a blog from CenturyLink

Gratitude exercises to boost your mood

by | Nov 13, 2020


Gratitude — the simple act of giving thanks for any number of things in your life, from the food you put on your table to having a shoulder to lean on during tough times. Whether you’re looking for inspiration around Thanksgiving or you’ve been thinking about gratitude exercises for awhile, there’s no bad time to start. In fact, recent studies show that practicing gratitude has positive lasting effects on the brain. It can lead to more self-awareness, and help relieve stress. Let’s dive into some gratitude activities you can practice on your own or with those you love, wherever this holiday season finds you.

Notebook with the words “I am grateful for…”


Start a gratitude journal

Create a pocket of time during your day for personal reflection. This can be just five minutes of your time to sit and write a few things that you are grateful for in the moment. You can even write a letter to yourself or to someone else, if you’d prefer. Doing this can be a wonderful exercise in grounding yourself and remembering positive moments in your life.

Thank you “hot seat”

When was the last time you took the opportunity to say thank you to people in a community group, your job, or other significant spaces? Consider creating a gratitude or thank you “hot seat” where different members of a group sit in a designated chair or have the spotlight put on them. Others then take a moment to say something they are grateful for about that person. This could be a thank you for their consistent efforts in helping with a tough project, or a recent favor they might have done for you! You can even apply this approach to a family Thanksgiving where each family member gets their own “hot seat” moment.

Virtual thanksgiving

If it’s not possible to celebrate the holiday season in person with those you love, consider setting up a time to share a meal, play a game, or schedule a “friendsgiving” over video. Sometimes the easiest way to show someone you’re grateful for them is to carve out intentional quality time. Bake your favorite holiday dessert, watch your favorite movie together, and consider ending your chat by letting them know one thing you’re grateful to have shared with them over the last year.

Annual gratitude tablecloth

Teach the benefits of gratitude exercises with your little ones. Simply purchase banner paper or a large piece of craft paper that covers the length of your dining table. Encourage your children and even the adults in your family to draw or write things that they are grateful for. Add onto it over time, or turn this into a fun and engaging Thanksgiving activity. Consider saving these over the years to reminisce about family gatherings and memories.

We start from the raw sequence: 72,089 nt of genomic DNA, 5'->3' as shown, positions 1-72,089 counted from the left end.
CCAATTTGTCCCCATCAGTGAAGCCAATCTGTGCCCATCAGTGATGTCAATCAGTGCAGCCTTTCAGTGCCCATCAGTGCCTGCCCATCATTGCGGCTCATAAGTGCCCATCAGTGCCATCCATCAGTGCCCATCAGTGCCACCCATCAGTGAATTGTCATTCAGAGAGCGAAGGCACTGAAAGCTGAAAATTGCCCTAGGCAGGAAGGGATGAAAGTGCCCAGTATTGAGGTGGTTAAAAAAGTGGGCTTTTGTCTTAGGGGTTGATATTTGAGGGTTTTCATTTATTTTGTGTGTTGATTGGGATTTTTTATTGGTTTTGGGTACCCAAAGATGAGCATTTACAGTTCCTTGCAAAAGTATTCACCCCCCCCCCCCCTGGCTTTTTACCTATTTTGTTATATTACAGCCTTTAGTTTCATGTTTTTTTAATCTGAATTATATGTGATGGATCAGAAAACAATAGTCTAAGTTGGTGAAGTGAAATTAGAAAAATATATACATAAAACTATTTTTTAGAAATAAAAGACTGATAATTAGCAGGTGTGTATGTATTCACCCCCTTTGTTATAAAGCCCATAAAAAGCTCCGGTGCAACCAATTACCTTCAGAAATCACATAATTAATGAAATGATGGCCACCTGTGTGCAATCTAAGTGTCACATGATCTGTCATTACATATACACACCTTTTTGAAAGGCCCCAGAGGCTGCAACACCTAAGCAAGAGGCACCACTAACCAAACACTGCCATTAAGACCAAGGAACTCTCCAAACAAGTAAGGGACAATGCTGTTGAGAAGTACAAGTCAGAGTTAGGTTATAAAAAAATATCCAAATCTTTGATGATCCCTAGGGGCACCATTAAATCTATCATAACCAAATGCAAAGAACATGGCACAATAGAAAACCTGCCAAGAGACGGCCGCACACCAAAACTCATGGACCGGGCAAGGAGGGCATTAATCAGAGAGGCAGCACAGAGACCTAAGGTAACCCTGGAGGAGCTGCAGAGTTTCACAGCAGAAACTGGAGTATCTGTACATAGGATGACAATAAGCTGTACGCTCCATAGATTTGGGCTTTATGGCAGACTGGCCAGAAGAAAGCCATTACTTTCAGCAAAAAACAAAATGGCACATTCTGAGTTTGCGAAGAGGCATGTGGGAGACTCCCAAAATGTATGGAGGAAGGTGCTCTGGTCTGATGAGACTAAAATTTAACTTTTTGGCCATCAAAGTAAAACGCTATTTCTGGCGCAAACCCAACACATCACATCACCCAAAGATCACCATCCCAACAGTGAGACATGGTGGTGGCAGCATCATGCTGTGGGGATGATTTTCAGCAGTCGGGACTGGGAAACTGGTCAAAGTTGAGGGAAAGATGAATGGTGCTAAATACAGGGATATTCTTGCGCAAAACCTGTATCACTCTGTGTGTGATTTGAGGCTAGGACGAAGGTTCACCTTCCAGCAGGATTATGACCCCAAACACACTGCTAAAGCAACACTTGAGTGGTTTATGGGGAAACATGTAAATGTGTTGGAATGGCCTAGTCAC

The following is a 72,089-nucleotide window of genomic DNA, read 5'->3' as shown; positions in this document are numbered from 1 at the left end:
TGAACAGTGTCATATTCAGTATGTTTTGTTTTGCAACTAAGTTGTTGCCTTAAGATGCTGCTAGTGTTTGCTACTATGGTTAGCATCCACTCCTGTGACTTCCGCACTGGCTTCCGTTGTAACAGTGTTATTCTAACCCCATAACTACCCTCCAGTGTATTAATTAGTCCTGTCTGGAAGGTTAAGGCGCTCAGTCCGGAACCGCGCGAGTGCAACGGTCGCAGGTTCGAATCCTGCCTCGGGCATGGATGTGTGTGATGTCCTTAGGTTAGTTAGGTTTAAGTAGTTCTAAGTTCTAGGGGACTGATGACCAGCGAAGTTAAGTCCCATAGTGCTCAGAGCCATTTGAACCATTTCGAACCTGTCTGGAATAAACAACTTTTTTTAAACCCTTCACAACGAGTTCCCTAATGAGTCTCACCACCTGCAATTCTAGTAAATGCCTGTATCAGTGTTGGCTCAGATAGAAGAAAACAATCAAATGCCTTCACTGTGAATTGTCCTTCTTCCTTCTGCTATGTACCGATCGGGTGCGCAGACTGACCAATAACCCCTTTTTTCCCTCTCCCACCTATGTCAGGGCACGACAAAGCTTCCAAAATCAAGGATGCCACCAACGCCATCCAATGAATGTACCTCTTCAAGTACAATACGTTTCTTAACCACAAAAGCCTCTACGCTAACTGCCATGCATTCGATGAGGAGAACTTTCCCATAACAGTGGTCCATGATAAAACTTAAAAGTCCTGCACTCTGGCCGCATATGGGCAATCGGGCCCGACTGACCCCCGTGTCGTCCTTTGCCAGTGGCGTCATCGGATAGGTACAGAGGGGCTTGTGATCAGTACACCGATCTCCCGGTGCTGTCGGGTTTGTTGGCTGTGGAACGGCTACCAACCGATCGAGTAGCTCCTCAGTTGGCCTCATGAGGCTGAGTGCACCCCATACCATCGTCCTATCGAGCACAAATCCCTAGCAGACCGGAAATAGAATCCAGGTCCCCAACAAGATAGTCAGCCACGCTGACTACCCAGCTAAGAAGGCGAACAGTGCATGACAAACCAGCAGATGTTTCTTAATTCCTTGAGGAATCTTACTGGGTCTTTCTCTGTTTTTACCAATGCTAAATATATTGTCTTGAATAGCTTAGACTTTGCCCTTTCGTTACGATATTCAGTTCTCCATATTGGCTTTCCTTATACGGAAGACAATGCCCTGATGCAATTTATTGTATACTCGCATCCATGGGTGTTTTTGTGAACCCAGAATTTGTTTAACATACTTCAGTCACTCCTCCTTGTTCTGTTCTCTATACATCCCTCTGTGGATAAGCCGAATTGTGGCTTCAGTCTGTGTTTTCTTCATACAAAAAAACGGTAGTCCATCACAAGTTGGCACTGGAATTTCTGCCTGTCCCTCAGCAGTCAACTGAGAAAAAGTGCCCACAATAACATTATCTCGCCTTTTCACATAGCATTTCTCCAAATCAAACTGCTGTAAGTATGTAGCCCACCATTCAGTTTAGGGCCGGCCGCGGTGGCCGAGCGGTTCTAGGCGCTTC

For a virtual version of this, use something like a Google doc to leave notes or add pictures. Then, share it via email with everyone in the family.


Consider making volunteering a regular part of your family’s routine. If you’re celebrating Thanksgiving virtually this year, giving back in respective local communities is a great way of bonding with people even when you’re hundreds of miles away. Collect canned foods, donate to a cause you’re all passionate about, or ask around to find out what needs you can help meet in your area. If you have a skill that you can offer virtually for non-profits, be sure to reach out to local organizations to see if they could use your expertise online! Gratitude can come in many different forms, and seeing the impact it can have on other people’s lives is powerful.

Gratitude jar

Having a gratitude jar in your home or workplace is another great way to exercise your way of saying thanks. All you need is a large mason jar or box, cut-up strips of paper or sticky notes, and a pen. Keep this gratitude jar somewhere everyone in your household or workplace can access. If you’re in a work-from-home environment, consider starting a shared spreadsheet with a tab or page for every person on your team. Encourage people to write something positive about someone that they’ve experienced. An example might be: I’m thankful for [x] person for giving me a ride to the airport when I couldn’t find a ride. Or, I’m grateful for my partner’s willingness to be flexible to walk the dogs when I work evenings. These can be as simple or elaborate as you like. The important part comes in the ritual and sharing.


Sometimes a small gift (or a big gift, depending on your mood!) can be a wonderful method for showing gratitude. Perhaps someone in your life has recently gone out of their way to help you with an assignment or project, or made you feel heard when you needed it most. A gift of appreciation can be a wonderful expression of gratitude. Consider emailing someone a virtual gift card to their favorite coffee shop or suggesting an exchange of baked goods for people in your circle.

Gratitude is a practice. It’s one that you and those close to you might enjoy incorporating intentionally in your lives. Whether you’ll take some of these ideas and integrate them into your home routine, or you’re prepping for your virtual Thanksgiving this holiday season, may the gratitude come back to you full circle and remind you of the little things that make life meaningful.

For recommendations on topics such as these and tech-related content, be sure to visit the CenturyLink blog: Discover more.

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<a href="https://discover.centurylink.com/author/rocio-m-r" target="_self">Rocio M.R.</a>

Rocio M.R.